Marie_Bashkirtseff1878Journal of Marie Bashkirtseff, Translated by Mathilde Blind, London 1890

https://www.britannica.com/biography/Marie-Bashkirtseff

http://www.gutenberg.org/files/13916/13916-h/13916-h.htm

Marie Bashkirtseff. Part 2 her later life and diaries

http://en.wikipedia.org/wiki/Marie_Bashkirtseff

Marie Bashkirtseff. Part 1 The portraitist and feminist

Gladstone, W. E. (1889). JOURNAL DE MARIE BASHKIRTSEFF. The Nineteenth Century: A Monthly Review, Mar.1877-Dec.1900, 26(152), 602-607. Retrieved from https://search.proquest.com/docview/2630378?accountid=14511

Her paintings:

https://www.wikiart.org/en/marie-bashkirtseff/all-works#!#filterName:all-paintings-chronologically,resultType:masonry

https://www.ecosia.org/images?q=marie+bashkirtseff

The following looks interesting but I have not seen the article:

VALLERY-RADOT P 1955 Nov 26;63(79):1659-60. Une curieuse malade (1860-1884); Marie Bashkirtseff peinte par elle-même d’après son journal. [A strange patient (1860-1884); Marie Bashkirtseff who, according to her diary, she portrayed herself]. [Article in French]

 

“Oh – Ted – this seems like a beautiful dream!” she enunciated. “Hope – and Cheer! A friendly Magazine of Interest For The Deaf, And Conducted By The Deaf”

Hugh Dominic WStiles29 June 2018

In an untidily amateurishly stitched together collection of programmes and oddments for the Royal Association in Aid of the Deaf and Dumb in our collection*, there lies a curious mimeographed magazine, called – with the title in inverted commas – “Hope – and Cheer!”  It continues with the sub-heading, ‘A friendly Magazine of Interest For The Deaf, And Conducted By The Deaf.’  It was edited by Tom Kelsall and Alice Christina Burnett (1874-1961).  It assures us it was produced by Deaf people, so we must accept that Kelsall and Burnett were deaf, although Alice is not described as such in any census I could see.  As we have discussed before though, that could be for a number of reasons, for example because someone else (her husband or father) filled in the form, or because she did not think it was a disability, or perhaps she was not profoundly deaf.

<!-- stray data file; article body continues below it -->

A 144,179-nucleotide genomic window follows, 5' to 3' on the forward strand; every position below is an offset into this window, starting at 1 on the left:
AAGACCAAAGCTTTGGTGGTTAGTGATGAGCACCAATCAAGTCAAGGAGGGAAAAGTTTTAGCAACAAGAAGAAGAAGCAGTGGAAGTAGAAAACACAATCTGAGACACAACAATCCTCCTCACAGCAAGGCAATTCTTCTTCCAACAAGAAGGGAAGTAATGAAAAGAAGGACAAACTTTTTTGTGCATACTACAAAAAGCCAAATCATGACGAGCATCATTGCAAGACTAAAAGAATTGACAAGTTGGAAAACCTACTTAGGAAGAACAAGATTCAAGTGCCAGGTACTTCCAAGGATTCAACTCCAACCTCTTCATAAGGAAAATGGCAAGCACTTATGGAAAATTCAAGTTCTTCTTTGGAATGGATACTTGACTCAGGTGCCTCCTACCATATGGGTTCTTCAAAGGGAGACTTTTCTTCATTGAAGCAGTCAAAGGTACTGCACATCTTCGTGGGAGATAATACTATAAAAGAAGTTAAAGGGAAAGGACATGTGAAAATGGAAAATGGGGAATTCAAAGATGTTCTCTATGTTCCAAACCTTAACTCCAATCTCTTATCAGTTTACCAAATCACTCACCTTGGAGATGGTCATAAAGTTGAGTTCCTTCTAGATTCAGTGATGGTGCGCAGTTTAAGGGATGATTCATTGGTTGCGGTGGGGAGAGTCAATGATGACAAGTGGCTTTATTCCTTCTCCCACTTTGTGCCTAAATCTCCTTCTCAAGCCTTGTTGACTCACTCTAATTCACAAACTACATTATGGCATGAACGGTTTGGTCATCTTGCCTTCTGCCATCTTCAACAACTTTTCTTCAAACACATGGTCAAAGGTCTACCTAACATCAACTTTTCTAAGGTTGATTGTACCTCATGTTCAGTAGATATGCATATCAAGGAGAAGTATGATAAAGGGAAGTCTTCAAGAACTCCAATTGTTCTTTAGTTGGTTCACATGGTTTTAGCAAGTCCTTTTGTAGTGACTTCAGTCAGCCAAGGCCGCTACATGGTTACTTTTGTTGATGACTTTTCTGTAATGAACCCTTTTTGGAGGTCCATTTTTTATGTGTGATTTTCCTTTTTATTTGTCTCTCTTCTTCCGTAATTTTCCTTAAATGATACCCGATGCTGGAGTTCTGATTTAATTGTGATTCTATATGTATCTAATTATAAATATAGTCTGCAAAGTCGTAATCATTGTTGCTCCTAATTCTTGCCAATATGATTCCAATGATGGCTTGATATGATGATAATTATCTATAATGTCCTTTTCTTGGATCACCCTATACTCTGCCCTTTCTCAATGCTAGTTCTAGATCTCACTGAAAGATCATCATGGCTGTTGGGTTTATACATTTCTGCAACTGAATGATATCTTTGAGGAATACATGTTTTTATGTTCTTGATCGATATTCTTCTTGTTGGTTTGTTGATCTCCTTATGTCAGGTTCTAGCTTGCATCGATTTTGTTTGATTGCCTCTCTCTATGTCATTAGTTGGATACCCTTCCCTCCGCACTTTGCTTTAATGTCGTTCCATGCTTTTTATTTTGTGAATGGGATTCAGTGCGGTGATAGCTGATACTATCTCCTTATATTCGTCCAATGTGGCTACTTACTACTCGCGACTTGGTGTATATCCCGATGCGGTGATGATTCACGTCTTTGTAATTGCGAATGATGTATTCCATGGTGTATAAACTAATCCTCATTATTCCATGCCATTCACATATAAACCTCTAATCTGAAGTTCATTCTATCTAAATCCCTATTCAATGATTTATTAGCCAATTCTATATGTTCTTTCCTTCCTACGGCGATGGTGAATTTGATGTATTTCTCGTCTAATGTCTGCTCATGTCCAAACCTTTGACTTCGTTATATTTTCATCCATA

Alice was born in Edinburgh, on the 19th of September, 1874, daughter of Alice Stuart and George Burnett, who was Lord Lyon King of Arms.  A living relative of his was also a Herald.  In 1881 they lived at 21 Walker Street, Edinburgh.  In 1902 she married Louis Holloway, and in 1911 they were living on a private income, in Oxford Villas, Ryde, on the Isle of Wight.

As an aside, it is very curious that Louis, born in Southampton, was living on his own means in 1901, with his father who was a bricklayer’s labourer.  Louis was 26 – how did he make his money, and how did he meet and woo Alice?

I have not been able to pin down Alice’s fellow editor, Tom Kelsall, who had been seriously ill, delaying this second edition of “Hope – and Cheer!” that came out in June-July, whatever year.  Logic suggests they were quite familiar with each other from some social situation, and had had ample time to discuss this magazine before starting it.  The content suggests it was a wartime production.  I do not suppose it lasted very long.  There is a rather maudlin tale written by Alice, called The lonely man and the lonely girl, that tells us how a Deaf girl starts a correspondence with a soldier, and it all ends happily –

He held out his arms to her.
And she went to them.
“Oh – Ted – this seems like a beautiful dream!” she enunciated.
He seemed so strong, so kind, so good to trust in!
“It is – the dream of my life, but it’s quite real,” he answered on his fingers – “Before my leave is over, then?”
She nodded shyly.

There is a paragraph, with ‘Our Monthly Problem – Whether you would rather be Deaf, of Blind.’  I recall having seen this sort of item before, even in old copies of British Deaf Times.